1. This is an appeal against an order for restitution made by the lower Appellate Court in confirmation of that of the trial Court. The appellant was the plaintiff in a suit for partition of joint property brought against the respondent and other person. A preliminary decree was made on the 9th September 1910. The defendant other than the respondent preferred an appeal against that decision. That appeal was ultimately allowed and the preliminary decree was set aside in its entirety on the 29th November 1911. The appellant thereupon preferred a second appeal to this Court. That appeal was dismissed on the 19th April 1915. Meanwhile, on the 1st September 1911 the final decree had been made by the Court of first instance on the basis of the preliminary decree of the 9th September 1910. The appellant was entitled to receive certain sums from the respondent under the final decree so made, and on the 29th April 1911 he realised these sums. On the 10th April 1916 the respondent applied for restitution of those sums of money. The Court of first instance allowed the application on the 17th June 1916 and that order was confirmed by the lower Appellate Court on the 24th August 1916. The question in controversy is whether the order for restitution has been properly made.
2. It is clear that the effect of the cancellation of the preliminary decree was to render inoperative the final decree. This view is supported by the decision in Abdul Jalil v. Amar Ghand Paul 21 Ind. cas. 510 : 18 C.L.J. 223, where it was ruled that when a preliminary decree for partition has been set aside on appeal, no effect remains in the final decree which may have been passed pending the appeal from the preliminary decree. We must take it, then, that the final decree is no longer operative. Consequently the respondent is entitled to restitution of the sums levied from him by the appellant on the basis of that decree. This is clear from the decision in Asutosh Goswami v. Upendra Prosad Mitra 38 Ind. Cas. 17 : 24 C.L.J. 467 : 21 C.W.N. 564. It was there pointed out that the doctrine of restitution applies, not only when the decree has been set aside directly on review or by way of appeal, but also where the decree ceases to be operative by reason of cancellation of another decree or order which forms its foundation. The respondent is thus entitled to restitution from the appellant if his claim is not barred by limitation.
3. The appellant contends that the rule applicable to eases of this character is contained in Article 181 of the First Schedule to the Indian Limitation Act, and that the application should have been made within three years from the date when the preliminary decree was reversed by the lower Appellate Court, that is, from the 29th November 1911, As explained in Asutosh Goswami v. Upendra Prasad Mitra 38 Ind. Cas. 17 : 24 C.L.J. 467 : 21 C.W.N. 564 it is not necessary, for us to deside whether any rule of limitation is applicable to eases of this character, because even if Article 181 applies, time ran against the respondent from the date when the final pronouncement was made in the proceedings instituted to teat the propriety of the preliminary decree. An application for restitution immediately on reversal of the preliminary decree by the first Appellate Court would have been futile; the appellant, who had preferred a second appeal, cannot very well maintain the position that the respondent should have pressed for restitution at a time when the appellant was seriously controverting the decision of the lower Appellate Court as to the correctness of the preliminary decree. If an application had been made at that stage, it would have been undoubtedly contended that no restitution should be allowed till the question of the correctness of the preliminary decree had been finally decided by the ultimate Court of Appeal where the appellant had lodged an appeal.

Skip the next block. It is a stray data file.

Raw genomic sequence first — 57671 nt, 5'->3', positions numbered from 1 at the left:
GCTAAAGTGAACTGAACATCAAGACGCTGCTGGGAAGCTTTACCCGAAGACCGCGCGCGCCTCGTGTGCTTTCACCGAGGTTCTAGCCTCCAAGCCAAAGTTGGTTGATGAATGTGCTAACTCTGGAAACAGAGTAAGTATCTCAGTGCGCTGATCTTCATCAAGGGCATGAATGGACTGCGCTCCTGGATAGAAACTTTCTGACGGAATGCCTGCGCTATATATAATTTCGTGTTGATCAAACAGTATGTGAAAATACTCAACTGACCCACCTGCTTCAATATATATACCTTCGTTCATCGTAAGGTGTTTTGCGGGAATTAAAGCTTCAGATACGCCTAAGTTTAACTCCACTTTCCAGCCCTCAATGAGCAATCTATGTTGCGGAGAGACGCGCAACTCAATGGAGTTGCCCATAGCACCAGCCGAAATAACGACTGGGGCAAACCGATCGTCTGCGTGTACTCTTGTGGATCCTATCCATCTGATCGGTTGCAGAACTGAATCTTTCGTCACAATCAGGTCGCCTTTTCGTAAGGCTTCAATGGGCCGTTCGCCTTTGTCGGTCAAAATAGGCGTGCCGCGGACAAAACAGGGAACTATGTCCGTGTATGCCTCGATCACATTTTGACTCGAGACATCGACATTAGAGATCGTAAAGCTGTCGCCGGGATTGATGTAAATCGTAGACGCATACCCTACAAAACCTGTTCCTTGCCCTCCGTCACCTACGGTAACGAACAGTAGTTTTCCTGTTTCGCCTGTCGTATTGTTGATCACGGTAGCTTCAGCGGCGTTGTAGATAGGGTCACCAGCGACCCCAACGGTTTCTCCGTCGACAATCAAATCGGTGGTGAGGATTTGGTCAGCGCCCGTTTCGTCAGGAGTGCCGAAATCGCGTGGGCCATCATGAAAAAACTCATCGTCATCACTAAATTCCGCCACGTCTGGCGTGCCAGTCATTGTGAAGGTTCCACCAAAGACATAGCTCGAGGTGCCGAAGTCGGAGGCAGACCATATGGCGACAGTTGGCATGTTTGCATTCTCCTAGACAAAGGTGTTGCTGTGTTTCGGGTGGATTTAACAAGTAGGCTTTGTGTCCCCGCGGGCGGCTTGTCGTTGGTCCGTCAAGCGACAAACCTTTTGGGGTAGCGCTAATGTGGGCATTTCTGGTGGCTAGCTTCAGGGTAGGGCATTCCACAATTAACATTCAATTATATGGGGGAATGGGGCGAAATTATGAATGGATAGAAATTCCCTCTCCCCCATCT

4. We are accordingly of opinion that the order of the District Judge must be affirmed and this appeal dismissed with costs. We assess the hearing fee at one gold mohur.